The YSI CastAway CTD is a lightweight, easy to use hydrographic instrument designed for quick and accurate temperature, salinity, and sound speed profiles.
Field Ready and Rugged
The CastAway CTD is a hand deployable conductivity, temperature, and depth instrument for hydrologic profiling. An integrated LCD screen displays an intuitive user interface for deployment and immediate review of collected data including both statistics and profile plots. The watertight, compact design features a tough rubber jacket for additional durability in harsh conditions. The system utilizes Bluetooth wireless communication, so no field cables or connectors are needed. Two AA batteries power the CTD for several days at a time and are easily replaceable without the use of any tools. This handheld device is an affordable, rugged, and portable instrument that simplifies any water profiling application.
With three taps of a magnetic stylus pen, simply drop the CastAway in the water, pull it up, and have conductivity, temperature, and depth measured in minutes. An attractive LCD screen provides easy access for setup, deployment, and immediate data review. Integrated GPS virtually eliminates the need for field notes. The beginning and end of every cast is logged to the internal recorder with position and time.
CTD Profiling and Analysis Software
Reviewing and analyzing CTD profiling data has never been easier. The included GIS software quickly downloads data from each of your CastAway CTDs automatically over Bluetooth to show the location of each cast on an interactive map. Customize your CTD data, GPS information, and plot comparisons all in one place. Analysis, plotting, editing, and exporting of data are quick and easy tasks.
|Image||Part #||Product Description||Price||Stock||Order|
|400000||CastAway CTD conductivity, temperature & depth instrument||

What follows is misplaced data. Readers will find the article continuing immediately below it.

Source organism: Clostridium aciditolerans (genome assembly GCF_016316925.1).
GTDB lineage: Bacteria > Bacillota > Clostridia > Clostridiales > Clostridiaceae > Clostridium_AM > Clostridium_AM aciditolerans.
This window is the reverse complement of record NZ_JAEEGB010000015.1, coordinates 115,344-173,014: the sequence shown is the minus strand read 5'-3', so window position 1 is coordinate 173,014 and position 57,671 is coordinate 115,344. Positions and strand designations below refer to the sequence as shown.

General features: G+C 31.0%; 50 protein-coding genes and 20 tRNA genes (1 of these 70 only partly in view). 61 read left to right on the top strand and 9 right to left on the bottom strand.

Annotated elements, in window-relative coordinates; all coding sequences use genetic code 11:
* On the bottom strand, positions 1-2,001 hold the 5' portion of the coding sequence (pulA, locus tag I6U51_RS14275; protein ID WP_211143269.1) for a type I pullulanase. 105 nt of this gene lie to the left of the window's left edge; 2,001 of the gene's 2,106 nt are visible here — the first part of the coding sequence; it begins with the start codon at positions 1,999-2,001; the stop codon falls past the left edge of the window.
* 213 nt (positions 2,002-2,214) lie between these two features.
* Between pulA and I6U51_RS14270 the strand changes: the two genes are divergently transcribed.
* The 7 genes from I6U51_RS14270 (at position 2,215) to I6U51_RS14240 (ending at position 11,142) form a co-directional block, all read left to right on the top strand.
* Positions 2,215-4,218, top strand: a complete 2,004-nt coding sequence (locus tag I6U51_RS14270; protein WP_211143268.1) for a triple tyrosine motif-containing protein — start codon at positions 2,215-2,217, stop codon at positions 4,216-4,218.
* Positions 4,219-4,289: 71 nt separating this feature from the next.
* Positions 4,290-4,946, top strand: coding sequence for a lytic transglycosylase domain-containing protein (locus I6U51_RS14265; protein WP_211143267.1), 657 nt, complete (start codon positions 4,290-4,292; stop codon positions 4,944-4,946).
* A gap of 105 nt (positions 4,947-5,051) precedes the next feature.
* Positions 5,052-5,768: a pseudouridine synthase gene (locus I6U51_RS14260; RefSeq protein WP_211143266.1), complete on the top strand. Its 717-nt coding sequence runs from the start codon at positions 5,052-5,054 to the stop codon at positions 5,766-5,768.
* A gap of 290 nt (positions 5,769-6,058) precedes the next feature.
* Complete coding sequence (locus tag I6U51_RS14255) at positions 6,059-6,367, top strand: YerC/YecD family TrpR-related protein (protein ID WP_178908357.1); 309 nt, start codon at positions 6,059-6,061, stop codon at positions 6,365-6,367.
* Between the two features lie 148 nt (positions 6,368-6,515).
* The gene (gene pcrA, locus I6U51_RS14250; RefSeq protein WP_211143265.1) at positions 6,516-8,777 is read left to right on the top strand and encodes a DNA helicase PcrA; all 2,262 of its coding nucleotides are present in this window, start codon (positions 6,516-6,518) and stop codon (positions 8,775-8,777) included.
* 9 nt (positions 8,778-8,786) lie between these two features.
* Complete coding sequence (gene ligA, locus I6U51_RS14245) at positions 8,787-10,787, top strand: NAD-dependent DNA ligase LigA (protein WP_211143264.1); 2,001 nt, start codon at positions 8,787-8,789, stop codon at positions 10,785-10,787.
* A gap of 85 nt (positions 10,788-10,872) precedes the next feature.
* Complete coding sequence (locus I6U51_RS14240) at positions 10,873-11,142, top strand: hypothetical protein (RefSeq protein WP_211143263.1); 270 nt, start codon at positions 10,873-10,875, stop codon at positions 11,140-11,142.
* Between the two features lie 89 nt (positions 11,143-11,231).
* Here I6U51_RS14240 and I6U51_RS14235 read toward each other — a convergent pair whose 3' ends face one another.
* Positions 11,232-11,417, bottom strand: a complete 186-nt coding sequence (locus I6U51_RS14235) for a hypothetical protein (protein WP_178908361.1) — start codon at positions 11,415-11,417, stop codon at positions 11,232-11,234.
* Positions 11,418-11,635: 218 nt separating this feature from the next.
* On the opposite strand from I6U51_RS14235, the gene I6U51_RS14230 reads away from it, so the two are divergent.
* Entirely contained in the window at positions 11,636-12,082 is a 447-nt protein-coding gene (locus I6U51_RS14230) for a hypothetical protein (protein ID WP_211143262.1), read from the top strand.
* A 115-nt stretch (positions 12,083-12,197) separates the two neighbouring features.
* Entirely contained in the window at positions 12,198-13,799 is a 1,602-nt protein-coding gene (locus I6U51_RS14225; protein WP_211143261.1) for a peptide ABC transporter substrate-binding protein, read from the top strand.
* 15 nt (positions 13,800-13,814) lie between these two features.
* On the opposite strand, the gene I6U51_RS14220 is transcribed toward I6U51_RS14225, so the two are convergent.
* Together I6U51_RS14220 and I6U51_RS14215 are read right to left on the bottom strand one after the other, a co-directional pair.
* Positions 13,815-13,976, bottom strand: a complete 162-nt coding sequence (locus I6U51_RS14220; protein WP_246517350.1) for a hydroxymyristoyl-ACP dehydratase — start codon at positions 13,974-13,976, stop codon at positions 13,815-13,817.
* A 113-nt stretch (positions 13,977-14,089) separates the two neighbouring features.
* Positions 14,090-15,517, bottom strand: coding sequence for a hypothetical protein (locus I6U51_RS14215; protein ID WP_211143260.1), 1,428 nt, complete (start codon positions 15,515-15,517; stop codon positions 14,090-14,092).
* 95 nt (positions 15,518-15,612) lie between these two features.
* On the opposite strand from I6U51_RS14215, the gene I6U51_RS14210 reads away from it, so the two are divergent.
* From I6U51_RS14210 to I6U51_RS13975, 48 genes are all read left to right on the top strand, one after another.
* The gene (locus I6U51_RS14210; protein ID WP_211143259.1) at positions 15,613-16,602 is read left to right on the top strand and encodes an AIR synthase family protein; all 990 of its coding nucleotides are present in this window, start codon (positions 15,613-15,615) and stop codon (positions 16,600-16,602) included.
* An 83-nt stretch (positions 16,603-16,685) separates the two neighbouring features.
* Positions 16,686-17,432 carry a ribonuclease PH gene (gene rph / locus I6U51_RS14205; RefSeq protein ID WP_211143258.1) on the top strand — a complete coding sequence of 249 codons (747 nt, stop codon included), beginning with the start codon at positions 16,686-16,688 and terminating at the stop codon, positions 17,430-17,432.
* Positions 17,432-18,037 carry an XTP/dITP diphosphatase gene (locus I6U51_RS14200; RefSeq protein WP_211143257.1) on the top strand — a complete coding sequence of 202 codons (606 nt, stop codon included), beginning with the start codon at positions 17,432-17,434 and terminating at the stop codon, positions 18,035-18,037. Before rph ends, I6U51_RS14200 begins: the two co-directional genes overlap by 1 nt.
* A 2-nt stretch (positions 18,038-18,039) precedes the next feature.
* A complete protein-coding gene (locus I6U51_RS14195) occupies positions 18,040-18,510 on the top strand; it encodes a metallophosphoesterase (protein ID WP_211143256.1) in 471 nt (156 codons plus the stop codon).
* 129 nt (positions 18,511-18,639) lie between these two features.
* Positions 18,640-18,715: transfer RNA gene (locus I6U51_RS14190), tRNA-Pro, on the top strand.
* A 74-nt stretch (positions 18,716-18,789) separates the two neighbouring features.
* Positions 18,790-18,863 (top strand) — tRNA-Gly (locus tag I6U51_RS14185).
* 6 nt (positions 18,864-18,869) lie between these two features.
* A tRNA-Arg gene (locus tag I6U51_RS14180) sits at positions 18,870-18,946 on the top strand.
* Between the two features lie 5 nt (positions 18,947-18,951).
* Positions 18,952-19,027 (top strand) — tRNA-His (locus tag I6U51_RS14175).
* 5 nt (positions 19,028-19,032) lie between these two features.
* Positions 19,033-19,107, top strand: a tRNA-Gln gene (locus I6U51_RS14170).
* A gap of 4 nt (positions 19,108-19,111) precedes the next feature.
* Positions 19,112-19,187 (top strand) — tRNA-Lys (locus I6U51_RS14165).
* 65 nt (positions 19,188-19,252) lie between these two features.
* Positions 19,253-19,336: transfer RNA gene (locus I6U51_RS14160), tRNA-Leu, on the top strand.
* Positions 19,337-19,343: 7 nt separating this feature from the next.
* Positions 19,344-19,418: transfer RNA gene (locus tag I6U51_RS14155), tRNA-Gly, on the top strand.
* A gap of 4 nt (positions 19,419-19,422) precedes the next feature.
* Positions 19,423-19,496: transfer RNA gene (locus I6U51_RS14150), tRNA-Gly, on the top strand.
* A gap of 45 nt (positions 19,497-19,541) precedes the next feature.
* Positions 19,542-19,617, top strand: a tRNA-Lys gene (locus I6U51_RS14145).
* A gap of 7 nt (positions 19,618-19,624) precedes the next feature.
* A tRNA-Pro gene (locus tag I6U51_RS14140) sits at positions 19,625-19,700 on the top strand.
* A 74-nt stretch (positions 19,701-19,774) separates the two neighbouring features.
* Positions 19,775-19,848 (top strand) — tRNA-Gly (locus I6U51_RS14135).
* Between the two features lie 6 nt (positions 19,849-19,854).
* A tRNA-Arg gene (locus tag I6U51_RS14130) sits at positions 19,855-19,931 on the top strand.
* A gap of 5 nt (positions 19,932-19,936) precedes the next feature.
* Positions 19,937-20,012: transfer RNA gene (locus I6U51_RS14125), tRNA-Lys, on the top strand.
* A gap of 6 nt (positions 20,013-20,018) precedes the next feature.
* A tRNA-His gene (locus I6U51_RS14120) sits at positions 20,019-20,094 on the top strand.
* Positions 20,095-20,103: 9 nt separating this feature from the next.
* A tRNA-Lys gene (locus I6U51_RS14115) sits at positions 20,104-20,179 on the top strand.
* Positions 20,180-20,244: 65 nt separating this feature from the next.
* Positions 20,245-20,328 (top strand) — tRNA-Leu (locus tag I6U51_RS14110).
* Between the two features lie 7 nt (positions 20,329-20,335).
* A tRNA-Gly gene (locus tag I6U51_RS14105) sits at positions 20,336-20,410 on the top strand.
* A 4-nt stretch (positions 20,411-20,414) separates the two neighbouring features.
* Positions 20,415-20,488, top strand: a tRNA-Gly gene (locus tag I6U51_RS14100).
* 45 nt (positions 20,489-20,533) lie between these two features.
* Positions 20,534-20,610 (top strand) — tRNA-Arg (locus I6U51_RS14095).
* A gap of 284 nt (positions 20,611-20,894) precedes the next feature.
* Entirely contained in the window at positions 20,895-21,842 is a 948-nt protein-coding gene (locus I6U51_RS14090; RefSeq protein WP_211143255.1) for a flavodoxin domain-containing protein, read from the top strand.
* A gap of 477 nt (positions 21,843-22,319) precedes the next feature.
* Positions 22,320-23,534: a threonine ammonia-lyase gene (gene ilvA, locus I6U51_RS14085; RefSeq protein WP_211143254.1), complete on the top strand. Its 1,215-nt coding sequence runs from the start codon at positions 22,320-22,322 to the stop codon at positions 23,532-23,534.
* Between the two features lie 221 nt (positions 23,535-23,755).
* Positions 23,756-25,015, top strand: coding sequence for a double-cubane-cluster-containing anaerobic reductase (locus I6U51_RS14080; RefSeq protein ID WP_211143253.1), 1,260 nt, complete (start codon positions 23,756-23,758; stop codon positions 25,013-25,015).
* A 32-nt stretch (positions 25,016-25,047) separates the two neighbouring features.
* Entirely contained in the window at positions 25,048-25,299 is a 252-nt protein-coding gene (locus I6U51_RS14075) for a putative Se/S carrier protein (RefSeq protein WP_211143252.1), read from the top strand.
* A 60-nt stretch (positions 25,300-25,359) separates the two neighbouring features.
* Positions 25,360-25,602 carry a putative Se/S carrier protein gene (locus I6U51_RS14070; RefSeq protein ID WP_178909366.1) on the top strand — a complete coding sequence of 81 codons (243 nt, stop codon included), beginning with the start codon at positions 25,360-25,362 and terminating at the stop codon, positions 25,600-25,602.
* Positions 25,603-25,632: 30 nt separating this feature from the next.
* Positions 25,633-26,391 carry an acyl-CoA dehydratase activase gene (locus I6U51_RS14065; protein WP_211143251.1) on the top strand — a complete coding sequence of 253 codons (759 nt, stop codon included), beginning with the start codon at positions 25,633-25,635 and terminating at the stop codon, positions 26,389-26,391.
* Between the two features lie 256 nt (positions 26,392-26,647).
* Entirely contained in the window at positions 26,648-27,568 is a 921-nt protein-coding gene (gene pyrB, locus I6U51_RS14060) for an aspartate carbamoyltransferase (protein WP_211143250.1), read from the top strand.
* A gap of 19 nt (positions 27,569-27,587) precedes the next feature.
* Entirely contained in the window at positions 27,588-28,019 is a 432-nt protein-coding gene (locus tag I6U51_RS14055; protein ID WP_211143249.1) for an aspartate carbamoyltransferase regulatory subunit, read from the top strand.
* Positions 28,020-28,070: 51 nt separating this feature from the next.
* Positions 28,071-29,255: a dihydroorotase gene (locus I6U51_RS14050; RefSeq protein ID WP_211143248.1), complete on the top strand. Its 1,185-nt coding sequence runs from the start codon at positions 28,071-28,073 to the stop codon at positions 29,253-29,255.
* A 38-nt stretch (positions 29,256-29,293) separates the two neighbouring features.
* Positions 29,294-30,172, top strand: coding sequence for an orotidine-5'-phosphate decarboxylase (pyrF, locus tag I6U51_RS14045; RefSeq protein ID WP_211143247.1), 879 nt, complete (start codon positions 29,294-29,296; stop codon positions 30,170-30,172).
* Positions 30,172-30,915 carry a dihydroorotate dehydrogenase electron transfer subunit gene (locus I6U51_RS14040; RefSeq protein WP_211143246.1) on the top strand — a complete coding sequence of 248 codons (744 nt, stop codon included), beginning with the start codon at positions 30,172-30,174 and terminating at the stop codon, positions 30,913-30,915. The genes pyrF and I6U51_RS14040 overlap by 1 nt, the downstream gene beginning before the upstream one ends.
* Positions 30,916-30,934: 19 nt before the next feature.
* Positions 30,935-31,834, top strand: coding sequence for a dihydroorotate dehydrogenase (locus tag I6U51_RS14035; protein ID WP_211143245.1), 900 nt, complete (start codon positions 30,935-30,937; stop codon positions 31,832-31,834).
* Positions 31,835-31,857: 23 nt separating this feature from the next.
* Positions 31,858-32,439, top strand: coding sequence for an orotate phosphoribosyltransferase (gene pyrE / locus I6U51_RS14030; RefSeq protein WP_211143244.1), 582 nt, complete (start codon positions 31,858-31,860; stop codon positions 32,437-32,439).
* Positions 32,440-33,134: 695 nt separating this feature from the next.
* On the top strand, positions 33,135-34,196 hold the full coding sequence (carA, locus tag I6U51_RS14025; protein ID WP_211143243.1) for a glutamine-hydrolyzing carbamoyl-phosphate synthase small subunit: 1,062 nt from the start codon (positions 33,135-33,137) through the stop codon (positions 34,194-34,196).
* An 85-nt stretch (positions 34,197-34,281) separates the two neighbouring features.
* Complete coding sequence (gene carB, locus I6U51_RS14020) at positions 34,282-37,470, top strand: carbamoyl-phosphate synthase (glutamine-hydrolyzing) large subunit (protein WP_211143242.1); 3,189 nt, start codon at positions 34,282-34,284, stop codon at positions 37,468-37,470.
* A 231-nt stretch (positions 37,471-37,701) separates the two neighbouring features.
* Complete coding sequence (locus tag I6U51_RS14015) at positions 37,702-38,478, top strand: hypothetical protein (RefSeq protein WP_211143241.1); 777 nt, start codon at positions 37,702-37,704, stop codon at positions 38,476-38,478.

Georgia has about 30 percent of all the existing salt marsh on the United States’ eastern seaboard. Much of that is expected to migrate inward with predicted sea level rise in the future, possibly impacting plant and animal habitats and commercial fisheries.
Understandably, scientists have many questions for what these moving marshes could bring about. A few at the University of Georgia’s Skidaway Institute of Oceanography and Georgia Southern University have embarked on a study to model what the state’s coasts will look like within the next 100 years.
Scientists are focusing their efforts on five coastal river systems: the Savannah, Ogeechee, Altamaha, Satilla and St. Marys. Work has been completed to gauge saltwater intrusion on three of those.Read More
Dr. Charley Liberko of Cornell College's Department of Chemistry has an idea he's working to bring to fruition.
“Imagine a remote village in an underdeveloped country whose only source of water is a stream contaminated with toxic levels of metal ions such as cadmium and nickel,” states Dr. Liberko. “The villagers take locally available woody plant material, soak it in potash, and heat it up for several days until the wood partially decomposes. They then filter their water through this material to remove the metal ions. When they are done with it, they put the material in a clay pot and heat it up even hotter until the organic matter decomposes completely, leaving the metal ion salts as a residue, safely in the clay pot.Read More
Sometimes scientists have to make an extraordinary effort to study the questions that concern them. In fact, they may even need to design and build labs to their specifications. This was the case with the University of Nebraska, Lincoln's (UNL’s) Fish Conservation Behavior and Physiology Lab , which serves as a locus for research on water management best practices based on fish physiology—work conducted by up and coming scientists as well as more established researchers. Dr. Jamilynn Poletto spoke to EM about how the lab was built and the work that is happening there.
Building a customized solution
“My problem was that in the lab we get city water from Lincoln, and any water from any city in the country has chlorine and chloramine in it,” explains Dr.Read More